verklempt

Verklempt: from the Yiddish, meaning “choked with emotion.” Also German verklemmt = emotionally inhibited in a convulsive way.

I don’t know if it’s because I realize the gravity of being a mother, or if it’s because I have grown so much in my understanding of “the theology of the cross,” or if it’s because of the various hard times in my life, or if it’s because I’m just getting older, but I choke up during hymns much more often than I used to.

For example — the other night I was playing a recording of the St. Olaf choir singing favorite hymns, and I was trying to sing along with “Abide with Me,” and I got all teary-eyed and couldn’t sing.

Abide with me; fast falls the eventide.
The darkness deepens; Lord, with me abide.
When other helpers fail and comforts flee,
Help of the helpless, Oh, Abide with me!

Swift to its close ebbs out life’s little day;
Earth’s joys grow dim; its glories pass away.
Change and decay in all around I see;
O thou who changest not, abide with me!

I fear no foe with thee at hand to bless:
Ills have no weight and tears no bitterness.
Where is death’s sting? Where, grave, thy victory?
I trumph still if thou abide with me.

Hold thou thy cross before my closing eyes;
Shine through the gloom and point me to the skies.
Heav’n’s morning breaks, and earth’s vain shadows flee;
In life, in death, O Lord, abide with me!

Recently — in the car I was trying to sing along with an old Lutheran Chorale recording of Kurt Eggert’s setting of the Palm Sunday hymn “Ride On, Ride On,” and I choked up and couldn’t keep singing.

Ride on, ride on in majesty!
In lowly pomp ride on to die.
O Christ, your triumphs now begin
O’er captive death and conquered sin.

Ride on, ride on in majesty!
In lowly pomp ride on to die.
Bow your meek head to mortal pain,
Then take, O Christ, your power and reign.

Ride on, ride on … to die.

Eggert’s setting is just SO powerful, much better than either of the versions in our current hymnal.  You can’t help but be made aware of the gravity of Christ’s mission when you hear that song with the kettle drums slowly intoning in the background like a death knell.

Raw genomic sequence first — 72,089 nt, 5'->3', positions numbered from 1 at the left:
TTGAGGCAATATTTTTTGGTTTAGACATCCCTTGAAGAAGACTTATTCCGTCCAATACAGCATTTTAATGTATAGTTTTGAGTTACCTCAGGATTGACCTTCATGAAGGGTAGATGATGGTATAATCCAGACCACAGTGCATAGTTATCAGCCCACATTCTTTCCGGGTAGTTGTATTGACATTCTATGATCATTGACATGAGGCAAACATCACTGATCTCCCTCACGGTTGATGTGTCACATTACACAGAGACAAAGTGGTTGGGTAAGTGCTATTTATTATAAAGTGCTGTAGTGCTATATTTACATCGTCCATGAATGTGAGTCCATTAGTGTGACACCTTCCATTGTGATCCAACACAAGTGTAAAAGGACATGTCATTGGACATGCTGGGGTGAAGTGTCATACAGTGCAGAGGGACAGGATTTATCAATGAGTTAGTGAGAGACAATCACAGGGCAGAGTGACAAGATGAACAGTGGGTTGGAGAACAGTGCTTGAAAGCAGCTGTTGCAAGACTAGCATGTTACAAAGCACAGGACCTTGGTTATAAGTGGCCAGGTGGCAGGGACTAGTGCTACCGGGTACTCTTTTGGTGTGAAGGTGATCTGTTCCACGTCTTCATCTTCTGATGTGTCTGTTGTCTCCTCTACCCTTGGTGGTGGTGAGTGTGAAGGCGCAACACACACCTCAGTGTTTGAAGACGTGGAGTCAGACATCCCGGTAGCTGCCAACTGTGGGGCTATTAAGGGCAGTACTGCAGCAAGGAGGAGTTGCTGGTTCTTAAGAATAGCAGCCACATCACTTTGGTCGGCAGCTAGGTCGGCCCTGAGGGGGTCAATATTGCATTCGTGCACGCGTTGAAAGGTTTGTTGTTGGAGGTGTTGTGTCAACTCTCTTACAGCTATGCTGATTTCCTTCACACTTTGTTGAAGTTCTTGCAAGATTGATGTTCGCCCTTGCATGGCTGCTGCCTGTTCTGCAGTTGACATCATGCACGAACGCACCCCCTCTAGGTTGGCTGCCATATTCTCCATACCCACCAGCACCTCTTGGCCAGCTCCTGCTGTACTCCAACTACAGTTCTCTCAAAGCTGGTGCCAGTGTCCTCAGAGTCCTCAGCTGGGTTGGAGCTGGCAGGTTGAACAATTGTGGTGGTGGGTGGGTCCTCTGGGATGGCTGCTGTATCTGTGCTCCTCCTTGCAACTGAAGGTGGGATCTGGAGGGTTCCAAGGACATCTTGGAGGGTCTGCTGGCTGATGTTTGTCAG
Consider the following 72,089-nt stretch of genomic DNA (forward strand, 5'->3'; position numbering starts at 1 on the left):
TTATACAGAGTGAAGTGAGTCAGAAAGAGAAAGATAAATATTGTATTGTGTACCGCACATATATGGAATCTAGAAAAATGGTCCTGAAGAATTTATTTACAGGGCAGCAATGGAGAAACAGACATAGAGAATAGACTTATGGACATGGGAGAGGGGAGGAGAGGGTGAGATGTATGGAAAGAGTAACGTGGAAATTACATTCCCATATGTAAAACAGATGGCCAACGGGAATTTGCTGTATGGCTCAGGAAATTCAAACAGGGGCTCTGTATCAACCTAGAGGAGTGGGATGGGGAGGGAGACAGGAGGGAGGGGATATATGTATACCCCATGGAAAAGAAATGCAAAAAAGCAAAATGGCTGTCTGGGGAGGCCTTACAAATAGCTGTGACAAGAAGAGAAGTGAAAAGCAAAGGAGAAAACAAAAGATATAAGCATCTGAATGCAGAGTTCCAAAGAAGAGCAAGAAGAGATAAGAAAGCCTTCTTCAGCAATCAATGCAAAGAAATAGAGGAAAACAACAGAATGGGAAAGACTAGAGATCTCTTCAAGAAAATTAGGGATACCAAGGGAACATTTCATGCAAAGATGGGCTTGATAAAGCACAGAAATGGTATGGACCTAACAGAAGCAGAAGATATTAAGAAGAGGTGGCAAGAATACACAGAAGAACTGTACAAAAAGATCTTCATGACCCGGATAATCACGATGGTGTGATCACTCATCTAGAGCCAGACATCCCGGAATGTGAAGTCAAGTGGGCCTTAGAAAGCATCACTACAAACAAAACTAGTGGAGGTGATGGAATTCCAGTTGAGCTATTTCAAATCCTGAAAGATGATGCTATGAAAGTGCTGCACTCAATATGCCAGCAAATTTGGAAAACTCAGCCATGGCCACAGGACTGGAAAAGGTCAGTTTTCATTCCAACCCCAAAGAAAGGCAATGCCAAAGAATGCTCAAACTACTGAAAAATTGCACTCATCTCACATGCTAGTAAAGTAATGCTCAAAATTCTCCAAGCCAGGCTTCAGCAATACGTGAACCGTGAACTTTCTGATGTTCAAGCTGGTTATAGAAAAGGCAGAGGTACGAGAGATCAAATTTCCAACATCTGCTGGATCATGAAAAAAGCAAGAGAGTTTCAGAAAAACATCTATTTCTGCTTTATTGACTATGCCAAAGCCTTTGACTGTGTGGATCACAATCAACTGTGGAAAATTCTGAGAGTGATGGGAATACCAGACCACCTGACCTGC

In another instance — last Sunday, the school kids sang the hymn “Jesus, Lead Us On,” in the church service, and I started actually crying during the verses.  But really, how can you NOT cry when you sing:

Jesus, lead us on Till our rest is won;
And although the way be cheerless,
We will follow calm and fearless.
Guide us by your hand To our fatherland.

If the way be drear, If the foe be near,
Let not faithless fears o’ertake us;
Let not faith and hope forsake us,
For through many a woe To our home we go.

When we seek relief From a longfelt grief,
When temptations come alluring,
Make us patient and enduring;
Show us that bright shore Where we weep no more.

Jesus, still lead on Till our rest is won.
Heav’nly Leader, still direct us;
Still support, console, protect us
Till we safely stand In our fatherland.

With all the tough times that I’ve been experiencing lately, that hymn rings so true for me.

Or in another instance — I’m the music teacher for the school, and I was doing a hymn sing-along with the primary grades.  One of the girls chose “Away in the Manger,” and I got misty-eyed during the last verse!

Be near me Lord Jesus; I ask you to stay
Close by me forever and love me, I pray.
Bless all the dear children in your tender care,
And take us to heaven to live with you there.

It sounds so simple, but add a little Life Experience to that prayer, and it takes on new depths of meaning that it never had before.

I even got choked up during the Egil Hovland song, Saul, which is wonderfully atonal and dissonant.  However, to be fair, I didn’t get choked up during the song; I had to explain to Lyd the story of Saul’s conversion, and then when I tried to sing along with the recording of the song (also on that same old Lutheran Chorale recording), I got verklempt and couldn’t sing.  Lyd noticed my eyes full of tears and asked me, “Why are you crying?”  I came up with some lame excuse, because I just didn’t know how to truly explain it to her.

This must be from all the stress that’s been in my life lately.  And the lack of good, solid sleep.  Or I’m far too hormonal and should see a doctor.  Or I’m just getting Life Experience and learning to appreciate what a gift God actually gave me by sending his Son into the world to save miserable me.

You know, it’s probably all of the above.

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One thought on “verklempt

  1. Glad I am not the only one. I got teary eyed singing- “I Come, O Savior, to Your Table” this morning. My eyes tear through the prayers sometimes, too. It’s embarrassing!

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